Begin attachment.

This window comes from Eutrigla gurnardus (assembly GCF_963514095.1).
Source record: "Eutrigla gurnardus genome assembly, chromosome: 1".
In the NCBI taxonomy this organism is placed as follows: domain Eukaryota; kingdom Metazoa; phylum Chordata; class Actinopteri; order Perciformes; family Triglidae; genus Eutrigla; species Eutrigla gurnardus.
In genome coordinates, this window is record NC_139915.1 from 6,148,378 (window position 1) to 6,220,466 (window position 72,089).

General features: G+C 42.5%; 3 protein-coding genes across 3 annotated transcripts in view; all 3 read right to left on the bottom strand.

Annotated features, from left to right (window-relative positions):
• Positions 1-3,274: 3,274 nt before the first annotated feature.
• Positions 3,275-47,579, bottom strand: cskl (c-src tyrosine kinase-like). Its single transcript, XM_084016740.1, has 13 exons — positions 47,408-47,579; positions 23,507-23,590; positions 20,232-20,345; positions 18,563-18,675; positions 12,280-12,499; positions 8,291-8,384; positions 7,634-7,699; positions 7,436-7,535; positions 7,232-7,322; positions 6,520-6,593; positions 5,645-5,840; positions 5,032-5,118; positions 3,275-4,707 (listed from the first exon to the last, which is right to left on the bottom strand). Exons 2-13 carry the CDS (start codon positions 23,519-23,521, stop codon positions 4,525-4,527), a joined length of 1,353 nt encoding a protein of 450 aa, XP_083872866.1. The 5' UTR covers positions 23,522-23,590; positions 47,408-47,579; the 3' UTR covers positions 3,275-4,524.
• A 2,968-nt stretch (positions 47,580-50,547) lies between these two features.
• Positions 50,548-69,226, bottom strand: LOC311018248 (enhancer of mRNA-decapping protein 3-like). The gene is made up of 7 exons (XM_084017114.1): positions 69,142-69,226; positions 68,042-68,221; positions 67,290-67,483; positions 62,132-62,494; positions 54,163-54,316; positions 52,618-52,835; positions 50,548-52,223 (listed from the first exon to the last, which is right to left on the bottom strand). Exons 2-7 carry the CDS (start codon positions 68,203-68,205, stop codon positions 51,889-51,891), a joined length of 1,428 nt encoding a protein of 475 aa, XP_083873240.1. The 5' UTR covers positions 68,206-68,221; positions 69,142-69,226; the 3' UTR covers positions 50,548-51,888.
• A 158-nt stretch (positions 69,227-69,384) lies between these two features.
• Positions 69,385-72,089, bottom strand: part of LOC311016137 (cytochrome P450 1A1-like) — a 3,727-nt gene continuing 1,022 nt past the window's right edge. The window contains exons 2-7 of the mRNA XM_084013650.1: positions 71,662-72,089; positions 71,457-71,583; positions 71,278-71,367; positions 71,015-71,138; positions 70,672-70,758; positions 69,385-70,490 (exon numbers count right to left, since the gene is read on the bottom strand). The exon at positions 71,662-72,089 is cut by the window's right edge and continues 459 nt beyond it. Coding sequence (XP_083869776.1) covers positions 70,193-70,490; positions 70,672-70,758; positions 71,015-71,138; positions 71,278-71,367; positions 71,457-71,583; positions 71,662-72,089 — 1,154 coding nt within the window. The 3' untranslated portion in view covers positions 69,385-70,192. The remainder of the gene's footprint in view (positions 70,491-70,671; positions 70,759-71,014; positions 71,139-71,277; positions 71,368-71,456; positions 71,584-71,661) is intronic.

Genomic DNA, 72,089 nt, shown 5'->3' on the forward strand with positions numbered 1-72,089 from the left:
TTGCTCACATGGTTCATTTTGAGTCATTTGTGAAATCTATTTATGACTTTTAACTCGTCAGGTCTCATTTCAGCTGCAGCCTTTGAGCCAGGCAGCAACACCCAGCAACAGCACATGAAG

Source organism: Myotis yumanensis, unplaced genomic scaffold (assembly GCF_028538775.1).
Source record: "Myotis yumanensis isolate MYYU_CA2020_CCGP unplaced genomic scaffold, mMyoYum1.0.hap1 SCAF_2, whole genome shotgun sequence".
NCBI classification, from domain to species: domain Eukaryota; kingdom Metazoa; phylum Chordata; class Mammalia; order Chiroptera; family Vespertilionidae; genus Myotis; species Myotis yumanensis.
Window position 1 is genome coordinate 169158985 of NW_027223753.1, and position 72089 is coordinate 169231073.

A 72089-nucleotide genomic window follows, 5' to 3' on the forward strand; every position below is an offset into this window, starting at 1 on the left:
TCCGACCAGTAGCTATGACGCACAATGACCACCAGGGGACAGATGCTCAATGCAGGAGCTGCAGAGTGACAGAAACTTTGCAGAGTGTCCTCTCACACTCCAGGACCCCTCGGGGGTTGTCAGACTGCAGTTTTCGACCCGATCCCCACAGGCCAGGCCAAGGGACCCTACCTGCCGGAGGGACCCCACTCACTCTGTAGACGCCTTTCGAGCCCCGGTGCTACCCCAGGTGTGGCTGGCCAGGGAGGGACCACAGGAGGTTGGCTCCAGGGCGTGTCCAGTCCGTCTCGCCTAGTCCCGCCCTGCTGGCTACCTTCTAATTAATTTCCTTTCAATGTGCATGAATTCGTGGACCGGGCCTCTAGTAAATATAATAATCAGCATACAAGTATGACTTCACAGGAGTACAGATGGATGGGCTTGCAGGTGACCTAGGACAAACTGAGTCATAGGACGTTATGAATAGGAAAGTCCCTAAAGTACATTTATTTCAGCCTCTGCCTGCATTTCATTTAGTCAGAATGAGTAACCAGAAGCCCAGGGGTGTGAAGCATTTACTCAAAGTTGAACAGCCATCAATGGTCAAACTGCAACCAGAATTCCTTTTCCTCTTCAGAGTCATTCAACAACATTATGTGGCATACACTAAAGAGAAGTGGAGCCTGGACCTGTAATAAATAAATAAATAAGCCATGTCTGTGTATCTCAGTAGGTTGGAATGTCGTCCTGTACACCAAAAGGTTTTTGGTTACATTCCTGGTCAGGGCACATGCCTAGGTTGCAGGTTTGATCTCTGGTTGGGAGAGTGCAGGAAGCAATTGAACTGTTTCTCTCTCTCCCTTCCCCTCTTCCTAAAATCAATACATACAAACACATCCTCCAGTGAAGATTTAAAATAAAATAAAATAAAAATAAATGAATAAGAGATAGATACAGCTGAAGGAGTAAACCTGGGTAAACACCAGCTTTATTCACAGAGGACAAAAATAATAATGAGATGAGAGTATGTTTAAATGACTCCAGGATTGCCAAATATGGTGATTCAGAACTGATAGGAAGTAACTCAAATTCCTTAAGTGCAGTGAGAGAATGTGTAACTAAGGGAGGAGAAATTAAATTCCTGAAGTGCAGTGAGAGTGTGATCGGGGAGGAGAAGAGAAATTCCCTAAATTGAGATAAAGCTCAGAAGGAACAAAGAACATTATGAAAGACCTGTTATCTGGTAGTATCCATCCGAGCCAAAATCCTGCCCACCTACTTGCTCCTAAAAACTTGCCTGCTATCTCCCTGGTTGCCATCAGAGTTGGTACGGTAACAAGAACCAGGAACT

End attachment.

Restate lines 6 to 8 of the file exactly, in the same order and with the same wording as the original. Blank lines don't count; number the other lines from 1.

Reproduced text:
Annotated features, from left to right (window-relative positions):
• Positions 1-3,274: 3,274 nt before the first annotated feature.
• Positions 3,275-47,579, bottom strand: cskl (c-src tyrosine kinase-like). Its single transcript, XM_084016740.1, has 13 exons — positions 47,408-47,579; positions 23,507-23,590; positions 20,232-20,345; positions 18,563-18,675; positions 12,280-12,499; positions 8,291-8,384; positions 7,634-7,699; positions 7,436-7,535; positions 7,232-7,322; positions 6,520-6,593; positions 5,645-5,840; positions 5,032-5,118; positions 3,275-4,707 (listed from the first exon to the last, which is right to left on the bottom strand). Exons 2-13 carry the CDS (start codon positions 23,519-23,521, stop codon positions 4,525-4,527), a joined length of 1,353 nt encoding a protein of 450 aa, XP_083872866.1. The 5' UTR covers positions 23,522-23,590; positions 47,408-47,579; the 3' UTR covers positions 3,275-4,524.